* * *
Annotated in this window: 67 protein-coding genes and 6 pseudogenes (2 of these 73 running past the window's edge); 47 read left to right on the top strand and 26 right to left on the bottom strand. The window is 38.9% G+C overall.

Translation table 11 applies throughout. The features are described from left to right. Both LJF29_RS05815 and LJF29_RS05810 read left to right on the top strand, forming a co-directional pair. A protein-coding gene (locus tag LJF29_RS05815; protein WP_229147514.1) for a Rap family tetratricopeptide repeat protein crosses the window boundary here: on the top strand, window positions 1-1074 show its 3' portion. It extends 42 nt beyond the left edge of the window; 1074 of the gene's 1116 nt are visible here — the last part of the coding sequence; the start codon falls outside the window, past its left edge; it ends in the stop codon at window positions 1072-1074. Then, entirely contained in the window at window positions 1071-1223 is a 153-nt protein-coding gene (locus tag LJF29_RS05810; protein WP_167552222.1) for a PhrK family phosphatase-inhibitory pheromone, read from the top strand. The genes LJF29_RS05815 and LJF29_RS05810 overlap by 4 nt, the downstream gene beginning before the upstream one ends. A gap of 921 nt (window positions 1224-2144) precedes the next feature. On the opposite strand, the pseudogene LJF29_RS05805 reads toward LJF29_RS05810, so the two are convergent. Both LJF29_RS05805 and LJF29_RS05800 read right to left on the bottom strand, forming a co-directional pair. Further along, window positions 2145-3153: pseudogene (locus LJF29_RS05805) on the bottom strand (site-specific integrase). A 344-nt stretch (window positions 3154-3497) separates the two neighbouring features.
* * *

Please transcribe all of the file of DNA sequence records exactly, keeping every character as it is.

Annotated in this window: 67 protein-coding genes and 6 pseudogenes (2 of these 73 running past the window's edge); 47 read left to right on the top strand and 26 right to left on the bottom strand. The window is 38.9% G+C overall.

Translation table 11 applies throughout. The features are described from left to right. Both LJF29_RS05815 and LJF29_RS05810 read left to right on the top strand, forming a co-directional pair. A protein-coding gene (locus tag LJF29_RS05815; protein WP_229147514.1) for a Rap family tetratricopeptide repeat protein crosses the window boundary here: on the top strand, window positions 1-1074 show its 3' portion. It extends 42 nt beyond the left edge of the window; 1074 of the gene's 1116 nt are visible here — the last part of the coding sequence; the start codon falls outside the window, past its left edge; it ends in the stop codon at window positions 1072-1074. Then, entirely contained in the window at window positions 1071-1223 is a 153-nt protein-coding gene (locus tag LJF29_RS05810; protein WP_167552222.1) for a PhrK family phosphatase-inhibitory pheromone, read from the top strand. The genes LJF29_RS05815 and LJF29_RS05810 overlap by 4 nt, the downstream gene beginning before the upstream one ends. A gap of 921 nt (window positions 1224-2144) precedes the next feature. On the opposite strand, the pseudogene LJF29_RS05805 reads toward LJF29_RS05810, so the two are convergent. Both LJF29_RS05805 and LJF29_RS05800 read right to left on the bottom strand, forming a co-directional pair. Further along, window positions 2145-3153: pseudogene (locus LJF29_RS05805) on the bottom strand (site-specific integrase). A 344-nt stretch (window positions 3154-3497) separates the two neighbouring features.